Terrorists as rebels: Territorial goals, oil resources, and civil war onset in terrorist campaigns
Foreign Policy Analysis
Recent studies show terrorist organizations that target only civilians almost always fail to achieve their ultimate objectives. On the contrary, groups that target combatants and civilians have better chances of success. Yet, most terrorist organizations do not directly target the state. When terrorist organizations shift their strategy from purely terrorist acts to confrontation against the target state, we may see a transition from terrorism to civil war. A terrorist organization's decision to engage in civil war largely depends on the organization's ability to alleviate the collective action problem. We argue terrorist groups with a territorial goal and groups operating in oil-rich countries are more likely to engage in civil war. The desire to gain a separate homeland is a powerful motivator to overcome the collective action problem. Terrorist organizations that operate in oil-rich countries are more likely to resort to civil war because oil dependence has the potential to increase grievances, which motivate rebellion, and resources provide a means of financing rebellion, while weakening target state institutions. Our findings confirm the existence of a territorial goal and availability of oil resources trigger transition from terrorism to civil war.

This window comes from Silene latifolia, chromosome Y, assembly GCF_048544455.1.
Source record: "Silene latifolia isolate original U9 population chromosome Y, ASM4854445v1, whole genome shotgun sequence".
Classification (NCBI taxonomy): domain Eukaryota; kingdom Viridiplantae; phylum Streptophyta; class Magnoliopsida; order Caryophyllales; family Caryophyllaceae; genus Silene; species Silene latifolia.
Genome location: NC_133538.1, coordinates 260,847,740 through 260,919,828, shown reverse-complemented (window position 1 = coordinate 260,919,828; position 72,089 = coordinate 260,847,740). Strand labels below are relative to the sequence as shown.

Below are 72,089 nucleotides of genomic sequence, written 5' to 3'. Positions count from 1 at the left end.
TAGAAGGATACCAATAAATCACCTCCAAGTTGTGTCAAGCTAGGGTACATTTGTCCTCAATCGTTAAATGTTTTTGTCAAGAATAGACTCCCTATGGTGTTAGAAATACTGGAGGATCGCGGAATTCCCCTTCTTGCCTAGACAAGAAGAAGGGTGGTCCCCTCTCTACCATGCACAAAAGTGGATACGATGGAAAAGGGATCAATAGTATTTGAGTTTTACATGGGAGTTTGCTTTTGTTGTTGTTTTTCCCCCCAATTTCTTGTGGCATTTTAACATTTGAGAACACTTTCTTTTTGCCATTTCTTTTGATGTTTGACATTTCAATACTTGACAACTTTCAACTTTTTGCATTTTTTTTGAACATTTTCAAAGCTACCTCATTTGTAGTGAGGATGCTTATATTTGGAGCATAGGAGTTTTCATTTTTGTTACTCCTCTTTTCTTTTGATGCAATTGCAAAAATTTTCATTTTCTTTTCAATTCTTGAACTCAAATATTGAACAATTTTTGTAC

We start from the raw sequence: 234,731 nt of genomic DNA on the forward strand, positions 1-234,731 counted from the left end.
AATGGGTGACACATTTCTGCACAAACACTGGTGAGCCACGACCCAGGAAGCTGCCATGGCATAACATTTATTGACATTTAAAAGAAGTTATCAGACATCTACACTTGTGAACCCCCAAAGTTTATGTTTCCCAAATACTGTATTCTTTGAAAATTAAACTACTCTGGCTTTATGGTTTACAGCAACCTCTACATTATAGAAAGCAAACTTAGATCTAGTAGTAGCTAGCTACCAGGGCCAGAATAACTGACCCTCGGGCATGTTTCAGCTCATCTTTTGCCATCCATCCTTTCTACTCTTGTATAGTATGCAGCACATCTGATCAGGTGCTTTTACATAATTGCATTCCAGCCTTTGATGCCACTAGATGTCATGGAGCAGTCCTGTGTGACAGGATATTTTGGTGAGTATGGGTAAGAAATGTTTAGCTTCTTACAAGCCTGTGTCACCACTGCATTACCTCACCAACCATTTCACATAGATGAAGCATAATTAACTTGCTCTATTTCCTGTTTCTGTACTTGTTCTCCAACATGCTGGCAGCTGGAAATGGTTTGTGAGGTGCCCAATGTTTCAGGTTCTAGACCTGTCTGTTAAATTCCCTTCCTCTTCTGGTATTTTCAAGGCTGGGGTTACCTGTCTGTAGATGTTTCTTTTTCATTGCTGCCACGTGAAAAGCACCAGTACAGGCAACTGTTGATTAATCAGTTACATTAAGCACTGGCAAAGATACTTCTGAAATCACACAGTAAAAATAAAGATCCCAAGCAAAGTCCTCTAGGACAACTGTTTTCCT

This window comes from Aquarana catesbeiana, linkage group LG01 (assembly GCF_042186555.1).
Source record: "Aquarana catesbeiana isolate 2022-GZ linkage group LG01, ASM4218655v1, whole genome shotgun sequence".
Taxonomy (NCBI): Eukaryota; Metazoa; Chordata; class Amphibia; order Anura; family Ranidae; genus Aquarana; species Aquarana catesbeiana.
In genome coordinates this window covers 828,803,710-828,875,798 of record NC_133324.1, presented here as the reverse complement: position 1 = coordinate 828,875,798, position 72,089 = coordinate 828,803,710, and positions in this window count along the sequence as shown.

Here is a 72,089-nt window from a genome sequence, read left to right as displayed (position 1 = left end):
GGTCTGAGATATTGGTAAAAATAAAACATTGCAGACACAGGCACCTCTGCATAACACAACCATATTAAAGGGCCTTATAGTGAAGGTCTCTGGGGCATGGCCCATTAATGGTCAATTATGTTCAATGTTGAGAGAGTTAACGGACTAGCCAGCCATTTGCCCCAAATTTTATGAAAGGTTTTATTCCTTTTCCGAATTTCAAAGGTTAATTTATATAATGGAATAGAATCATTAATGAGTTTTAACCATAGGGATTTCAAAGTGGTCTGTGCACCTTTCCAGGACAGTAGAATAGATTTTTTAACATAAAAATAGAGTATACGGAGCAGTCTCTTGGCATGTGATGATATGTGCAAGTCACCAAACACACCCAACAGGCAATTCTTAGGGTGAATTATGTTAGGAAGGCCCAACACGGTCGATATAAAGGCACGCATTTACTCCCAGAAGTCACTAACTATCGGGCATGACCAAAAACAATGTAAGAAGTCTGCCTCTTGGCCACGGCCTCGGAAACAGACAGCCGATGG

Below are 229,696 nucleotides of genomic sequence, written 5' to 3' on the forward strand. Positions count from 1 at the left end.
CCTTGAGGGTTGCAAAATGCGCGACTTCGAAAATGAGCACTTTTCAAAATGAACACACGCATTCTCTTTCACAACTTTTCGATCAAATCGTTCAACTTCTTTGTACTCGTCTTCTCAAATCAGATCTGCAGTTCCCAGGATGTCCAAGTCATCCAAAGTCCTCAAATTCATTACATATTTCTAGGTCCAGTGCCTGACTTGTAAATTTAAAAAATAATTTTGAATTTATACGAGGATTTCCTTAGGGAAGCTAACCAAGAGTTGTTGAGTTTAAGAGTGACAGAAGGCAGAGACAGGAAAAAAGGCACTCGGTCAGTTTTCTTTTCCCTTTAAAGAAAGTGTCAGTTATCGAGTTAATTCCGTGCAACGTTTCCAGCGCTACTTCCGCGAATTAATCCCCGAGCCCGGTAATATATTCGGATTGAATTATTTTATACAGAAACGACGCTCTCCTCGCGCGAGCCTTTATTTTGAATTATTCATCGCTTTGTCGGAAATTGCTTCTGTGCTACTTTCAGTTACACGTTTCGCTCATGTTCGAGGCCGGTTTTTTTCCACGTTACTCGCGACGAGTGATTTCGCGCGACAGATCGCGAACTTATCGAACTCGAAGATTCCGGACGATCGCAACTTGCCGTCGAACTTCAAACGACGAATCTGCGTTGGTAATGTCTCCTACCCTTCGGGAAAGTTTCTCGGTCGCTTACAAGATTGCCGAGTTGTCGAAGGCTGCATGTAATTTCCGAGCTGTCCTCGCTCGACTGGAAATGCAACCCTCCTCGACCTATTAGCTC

Sambuddha Ghatak and Suveyda Karakaya. "Terrorists as rebels: Territorial goals, oil resources, and civil war onset in terrorist campaigns" Foreign Policy Analysis (2021). https://doi.org/10.1093/fpa/oraa012